• in some cultures, black is considered the color of mourning, while others consider white or purple to be the color of mourning;
  • in Japan, products are rarely – if ever – sold in fours since the pronunciation of the Japanese word for four sounds like the word for death.

Do your research and make sure you are aware of the consumer preferences in your target market ahead of time – it’s a lot cheaper than a failed marketing campaign!

Social Organization, Social Behaviors and Material Culture – how people relate to each other (while it’s acceptable to refuse refreshments in most Western European cultures, to do so in the Middle East or Asia is usually considered offensive), the roles of men and women, social classes, family and extended family, marriage, attitudes. Any of these things can contribute to the psychology of a purchasing decision – from the most basic consumer buy to a B2B purchasing process.

Regulatory Requirements – make sure you are aware of the regulatory requirements of the markets you are entering. Protectionist markets such as Brazil have specific requirements regarding the import of certain goods into their country; certain countries prohibit the use of components that are commonly used in others. Find the right experts to help you navigate these areas.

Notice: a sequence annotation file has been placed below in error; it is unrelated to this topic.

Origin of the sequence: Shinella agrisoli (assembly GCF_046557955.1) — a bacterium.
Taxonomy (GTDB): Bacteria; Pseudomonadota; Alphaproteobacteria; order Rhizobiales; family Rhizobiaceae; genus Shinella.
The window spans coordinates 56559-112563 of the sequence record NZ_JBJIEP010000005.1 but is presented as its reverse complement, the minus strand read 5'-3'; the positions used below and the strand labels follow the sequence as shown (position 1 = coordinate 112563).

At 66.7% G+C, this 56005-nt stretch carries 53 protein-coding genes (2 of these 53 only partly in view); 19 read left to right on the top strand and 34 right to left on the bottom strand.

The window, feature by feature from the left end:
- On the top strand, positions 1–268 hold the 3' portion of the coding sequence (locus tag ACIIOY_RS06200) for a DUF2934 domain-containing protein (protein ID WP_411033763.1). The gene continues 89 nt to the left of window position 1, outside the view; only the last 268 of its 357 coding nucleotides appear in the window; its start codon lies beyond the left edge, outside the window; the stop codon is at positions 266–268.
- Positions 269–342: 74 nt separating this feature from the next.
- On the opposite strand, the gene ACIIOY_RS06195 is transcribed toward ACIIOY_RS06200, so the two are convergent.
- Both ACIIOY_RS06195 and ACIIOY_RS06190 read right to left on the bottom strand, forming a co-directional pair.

Growing Globally

As your company grows in your chosen global market(s), make sure your ongoing marketing decisions are made with the benefit of local input and ensure that you leverage local strengths. One of the fatal flaws of a global strategy is to assume that “we know it all” based on a single experience or pure economic analysis, but your local representatives – if well chosen – should act as a resource for local opportunities as well as potential threats. In today’s highly connected world – an opportunity or threat can easily extend to other markets so these should be assessed and acted upon quickly and effectively.

As always, the final word goes to the expert:

“Any communication or marketing professional needs cross-cultural research and communications skills to be able to succeed in the future”

 Marye Tharp